Mark and Dorothy had two sons, Charles and John, who grew up in a family which entertained people like John Berryman, James Thurber, Joseph Wood Krutch, Franklin P. Adams, Jacques Barzun, Thomas Merton, Lionel Trilling, Rex Stout. These names, some not so familiar now, were big names in American culture in the 1950s. We learn this information from David Halberstam's The Fifites (1993). Halberstam also mentions the Van Doren family cat was named "Walter" Walter was named after Thurber's "Walter Mitty," a story about the space imagination can occupy in the mind.
Mark won a Pulitzer in 1940, the poetry prize, for Collected Poems 1922–1938. He wrote many books, including A Liberal Education (1943). Carl Van Doren, had won a Pulitzer the year before, 1939, for his biography, Benjamin Franklin.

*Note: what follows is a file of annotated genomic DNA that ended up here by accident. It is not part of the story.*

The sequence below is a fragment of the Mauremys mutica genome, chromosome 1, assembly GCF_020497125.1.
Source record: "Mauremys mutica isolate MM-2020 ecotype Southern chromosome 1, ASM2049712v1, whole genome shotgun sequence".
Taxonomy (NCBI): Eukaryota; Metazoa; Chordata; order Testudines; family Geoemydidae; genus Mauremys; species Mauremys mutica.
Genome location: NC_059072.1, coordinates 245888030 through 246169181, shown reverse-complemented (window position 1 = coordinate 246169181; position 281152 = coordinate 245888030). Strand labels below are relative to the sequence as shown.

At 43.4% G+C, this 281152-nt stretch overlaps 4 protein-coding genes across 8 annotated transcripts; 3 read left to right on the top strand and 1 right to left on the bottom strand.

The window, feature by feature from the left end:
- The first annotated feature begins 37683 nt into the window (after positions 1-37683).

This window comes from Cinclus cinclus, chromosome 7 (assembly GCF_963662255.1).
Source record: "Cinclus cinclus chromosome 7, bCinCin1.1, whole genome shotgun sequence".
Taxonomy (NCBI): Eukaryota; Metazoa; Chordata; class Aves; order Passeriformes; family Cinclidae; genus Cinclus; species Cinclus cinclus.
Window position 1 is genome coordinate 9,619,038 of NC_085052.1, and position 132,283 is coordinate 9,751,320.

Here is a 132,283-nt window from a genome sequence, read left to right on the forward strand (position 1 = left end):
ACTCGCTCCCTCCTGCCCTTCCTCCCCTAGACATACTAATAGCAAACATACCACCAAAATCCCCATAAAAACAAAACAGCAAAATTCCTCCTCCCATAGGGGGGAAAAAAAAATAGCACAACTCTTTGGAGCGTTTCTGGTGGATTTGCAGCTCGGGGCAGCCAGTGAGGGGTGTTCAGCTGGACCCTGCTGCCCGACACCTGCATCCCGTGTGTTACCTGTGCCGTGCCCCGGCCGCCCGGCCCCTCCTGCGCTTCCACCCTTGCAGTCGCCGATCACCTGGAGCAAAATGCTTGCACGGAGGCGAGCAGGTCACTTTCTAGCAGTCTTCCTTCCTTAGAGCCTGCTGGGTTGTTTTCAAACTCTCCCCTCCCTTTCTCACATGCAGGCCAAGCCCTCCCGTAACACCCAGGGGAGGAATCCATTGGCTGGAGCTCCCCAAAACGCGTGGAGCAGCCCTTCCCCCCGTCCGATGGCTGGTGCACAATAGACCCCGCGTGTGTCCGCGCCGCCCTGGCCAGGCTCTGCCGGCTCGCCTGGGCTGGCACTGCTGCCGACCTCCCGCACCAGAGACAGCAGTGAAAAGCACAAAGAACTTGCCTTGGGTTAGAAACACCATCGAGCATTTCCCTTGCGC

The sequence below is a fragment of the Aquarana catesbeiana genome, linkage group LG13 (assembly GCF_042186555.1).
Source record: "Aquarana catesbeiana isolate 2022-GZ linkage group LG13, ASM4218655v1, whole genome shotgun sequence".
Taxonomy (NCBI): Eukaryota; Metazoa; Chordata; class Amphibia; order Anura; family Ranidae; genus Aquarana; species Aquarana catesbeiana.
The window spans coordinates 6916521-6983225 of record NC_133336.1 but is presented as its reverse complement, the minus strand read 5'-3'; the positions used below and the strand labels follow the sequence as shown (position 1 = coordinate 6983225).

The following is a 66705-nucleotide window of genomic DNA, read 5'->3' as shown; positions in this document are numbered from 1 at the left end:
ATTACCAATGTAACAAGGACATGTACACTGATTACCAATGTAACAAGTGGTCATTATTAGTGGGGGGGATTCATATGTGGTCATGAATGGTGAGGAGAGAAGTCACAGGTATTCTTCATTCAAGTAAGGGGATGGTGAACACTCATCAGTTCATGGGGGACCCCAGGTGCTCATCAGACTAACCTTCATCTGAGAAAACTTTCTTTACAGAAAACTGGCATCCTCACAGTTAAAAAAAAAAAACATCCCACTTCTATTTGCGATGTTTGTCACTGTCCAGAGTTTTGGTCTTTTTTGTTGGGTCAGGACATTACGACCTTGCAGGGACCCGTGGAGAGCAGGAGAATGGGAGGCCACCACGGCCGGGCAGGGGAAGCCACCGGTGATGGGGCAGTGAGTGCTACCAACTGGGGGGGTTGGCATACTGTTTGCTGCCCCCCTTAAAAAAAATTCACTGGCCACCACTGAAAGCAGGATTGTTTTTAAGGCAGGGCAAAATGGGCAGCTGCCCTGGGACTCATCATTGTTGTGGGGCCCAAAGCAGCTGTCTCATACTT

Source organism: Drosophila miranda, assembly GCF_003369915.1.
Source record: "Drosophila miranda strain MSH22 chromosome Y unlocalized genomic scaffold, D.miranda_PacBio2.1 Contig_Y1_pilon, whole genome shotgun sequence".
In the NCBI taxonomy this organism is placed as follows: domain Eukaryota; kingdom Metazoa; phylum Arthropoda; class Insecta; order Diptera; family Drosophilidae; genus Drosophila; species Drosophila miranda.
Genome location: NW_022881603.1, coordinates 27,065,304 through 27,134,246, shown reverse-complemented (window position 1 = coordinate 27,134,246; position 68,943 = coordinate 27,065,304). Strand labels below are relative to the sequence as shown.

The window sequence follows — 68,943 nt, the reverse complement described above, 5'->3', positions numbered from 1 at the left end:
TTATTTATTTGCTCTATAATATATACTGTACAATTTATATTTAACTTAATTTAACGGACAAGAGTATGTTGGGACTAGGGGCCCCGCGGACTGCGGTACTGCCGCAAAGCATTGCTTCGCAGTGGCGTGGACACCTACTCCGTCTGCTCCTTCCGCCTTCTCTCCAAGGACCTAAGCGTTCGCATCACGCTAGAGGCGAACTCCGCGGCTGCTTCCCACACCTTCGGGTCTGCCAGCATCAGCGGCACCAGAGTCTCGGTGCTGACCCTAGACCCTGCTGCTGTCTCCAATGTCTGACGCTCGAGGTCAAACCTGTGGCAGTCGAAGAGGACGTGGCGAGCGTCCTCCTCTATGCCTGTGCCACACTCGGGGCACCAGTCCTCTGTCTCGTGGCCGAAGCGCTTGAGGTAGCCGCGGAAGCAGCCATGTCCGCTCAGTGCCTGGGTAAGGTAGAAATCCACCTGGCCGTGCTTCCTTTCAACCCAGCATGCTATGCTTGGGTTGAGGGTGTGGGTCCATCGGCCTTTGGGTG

There is a straight forward quality about the prose of the Van Dorens. They both shared the English obliviousness to the possibility of philosophical complexity. They lived at a time when celebrity culture was a new phenomenon, and they were part of the collision between this culture and a common respect for intellectual effort. It was on November 2, 1959 that Charles Van Doren, son and nephew, admitted to a congressional committee that his answers on the quiz show, Twenty-One, had been supplied to him before the show went on the air each week. Let him who is aghast study their own reaction.